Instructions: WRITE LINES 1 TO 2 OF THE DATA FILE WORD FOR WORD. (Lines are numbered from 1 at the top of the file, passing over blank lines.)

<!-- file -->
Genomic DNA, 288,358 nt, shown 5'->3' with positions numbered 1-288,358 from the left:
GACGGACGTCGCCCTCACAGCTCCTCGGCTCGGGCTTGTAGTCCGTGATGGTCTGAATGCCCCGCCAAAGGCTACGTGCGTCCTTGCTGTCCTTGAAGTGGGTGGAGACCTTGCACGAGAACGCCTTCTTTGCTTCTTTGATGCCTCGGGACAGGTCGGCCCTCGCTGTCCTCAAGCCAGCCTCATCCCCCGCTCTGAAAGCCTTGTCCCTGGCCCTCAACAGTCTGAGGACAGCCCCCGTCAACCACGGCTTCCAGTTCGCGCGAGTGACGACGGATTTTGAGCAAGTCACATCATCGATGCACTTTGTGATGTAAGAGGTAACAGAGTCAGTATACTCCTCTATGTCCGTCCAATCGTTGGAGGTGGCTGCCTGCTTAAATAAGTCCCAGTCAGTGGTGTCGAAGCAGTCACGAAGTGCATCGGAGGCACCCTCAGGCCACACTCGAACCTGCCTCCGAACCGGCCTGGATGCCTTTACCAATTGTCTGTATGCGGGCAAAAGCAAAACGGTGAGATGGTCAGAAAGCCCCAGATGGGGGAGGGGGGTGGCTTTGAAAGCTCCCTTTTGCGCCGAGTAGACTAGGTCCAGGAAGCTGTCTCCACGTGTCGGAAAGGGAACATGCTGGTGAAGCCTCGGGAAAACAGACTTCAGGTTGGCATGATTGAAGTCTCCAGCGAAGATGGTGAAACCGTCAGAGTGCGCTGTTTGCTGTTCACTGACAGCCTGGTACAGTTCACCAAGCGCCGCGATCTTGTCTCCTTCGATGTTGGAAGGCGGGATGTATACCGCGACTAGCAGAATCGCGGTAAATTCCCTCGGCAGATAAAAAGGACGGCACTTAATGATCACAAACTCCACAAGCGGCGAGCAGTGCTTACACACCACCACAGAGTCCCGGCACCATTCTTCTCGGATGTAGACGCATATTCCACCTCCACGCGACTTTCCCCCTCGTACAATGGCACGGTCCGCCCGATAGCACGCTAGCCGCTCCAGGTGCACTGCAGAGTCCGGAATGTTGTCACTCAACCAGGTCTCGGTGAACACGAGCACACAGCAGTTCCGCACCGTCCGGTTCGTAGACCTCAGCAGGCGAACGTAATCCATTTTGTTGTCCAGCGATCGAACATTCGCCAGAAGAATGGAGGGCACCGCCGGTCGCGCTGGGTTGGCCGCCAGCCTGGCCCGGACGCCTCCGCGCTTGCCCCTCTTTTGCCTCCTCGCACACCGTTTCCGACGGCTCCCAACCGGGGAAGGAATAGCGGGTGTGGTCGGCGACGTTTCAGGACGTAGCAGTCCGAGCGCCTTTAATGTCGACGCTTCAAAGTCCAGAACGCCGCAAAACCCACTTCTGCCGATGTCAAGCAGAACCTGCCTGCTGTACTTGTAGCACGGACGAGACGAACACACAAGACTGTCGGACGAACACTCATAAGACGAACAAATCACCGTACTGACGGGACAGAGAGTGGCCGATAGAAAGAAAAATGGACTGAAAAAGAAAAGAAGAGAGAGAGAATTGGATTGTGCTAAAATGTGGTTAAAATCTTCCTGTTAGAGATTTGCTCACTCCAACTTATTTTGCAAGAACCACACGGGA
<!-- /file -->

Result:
Genomic DNA, 288,358 nt, shown 5'->3' with positions numbered 1-288,358 from the left:
GACGGACGTCGCCCTCACAGCTCCTCGGCTCGGGCTTGTAGTCCGTGATGGTCTGAATGCCCCGCCAAAGGCTACGTGCGTCCTTGCTGTCCTTGAAGTGGGTGGAGACCTTGCACGAGAACGCCTTCTTTGCTTCTTTGATGCCTCGGGACAGGTCGGCCCTCGCTGTCCTCAAGCCAGCCTCATCCCCCGCTCTGAAAGCCTTGTCCCTGGCCCTCAACAGTCTGAGGACAGCCCCCGTCAACCACGGCTTCCAGTTCGCGCGAGTGACGACGGATTTTGAGCAAGTCACATCATCGATGCACTTTGTGATGTAAGAGGTAACAGAGTCAGTATACTCCTCTATGTCCGTCCAATCGTTGGAGGTGGCTGCCTGCTTAAATAAGTCCCAGTCAGTGGTGTCGAAGCAGTCACGAAGTGCATCGGAGGCACCCTCAGGCCACACTCGAACCTGCCTCCGAACCGGCCTGGATGCCTTTACCAATTGTCTGTATGCGGGCAAAAGCAAAACGGTGAGATGGTCAGAAAGCCCCAGATGGGGGAGGGGGGTGGCTTTGAAAGCTCCCTTTTGCGCCGAGTAGACTAGGTCCAGGAAGCTGTCTCCACGTGTCGGAAAGGGAACATGCTGGTGAAGCCTCGGGAAAACAGACTTCAGGTTGGCATGATTGAAGTCTCCAGCGAAGATGGTGAAACCGTCAGAGTGCGCTGTTTGCTGTTCACTGACAGCCTGGTACAGTTCACCAAGCGCCGCGATCTTGTCTCCTTCGATGTTGGAAGGCGGGATGTATACCGCGACTAGCAGAATCGCGGTAAATTCCCTCGGCAGATAAAAAGGACGGCACTTAATGATCACAAACTCCACAAGCGGCGAGCAGTGCTTACACACCACCACAGAGTCCCGGCACCATTCTTCTCGGATGTAGACGCATATTCCACCTCCACGCGACTTTCCCCCTCGTACAATGGCACGGTCCGCCCGATAGCACGCTAGCCGCTCCAGGTGCACTGCAGAGTCCGGAATGTTGTCACTCAACCAGGTCTCGGTGAACACGAGCACACAGCAGTTCCGCACCGTCCGGTTCGTAGACCTCAGCAGGCGAACGTAATCCATTTTGTTGTCCAGCGATCGAACATTCGCCAGAAGAATGGAGGGCACCGCCGGTCGCGCTGGGTTGGCCGCCAGCCTGGCCCGGACGCCTCCGCGCTTGCCCCTCTTTTGCCTCCTCGCACACCGTTTCCGACGGCTCCCAACCGGGGAAGGAATAGCGGGTGTGGTCGGCGACGTTTCAGGACGTAGCAGTCCGAGCGCCTTTAATGTCGACGCTTCAAAGTCCAGAACGCCGCAAAACCCACTTCTGCCGATGTCAAGCAGAACCTGCCTGCTGTACTTGTAGCACGGACGAGACGAACACACAAGACTGTCGGACGAACACTCATAAGACGAACAAATCACCGTACTGACGGGACAGAGAGTGGCCGATAGAAAGAAAAATGGACTGAAAAAGAAAAGAAGAGAGAGAGAATTGGATTGTGCTAAAATGTGGTTAAAATCTTCCTGTTAGAGATTTGCTCACTCCAACTTATTTTGCAAGAACCACACGGGA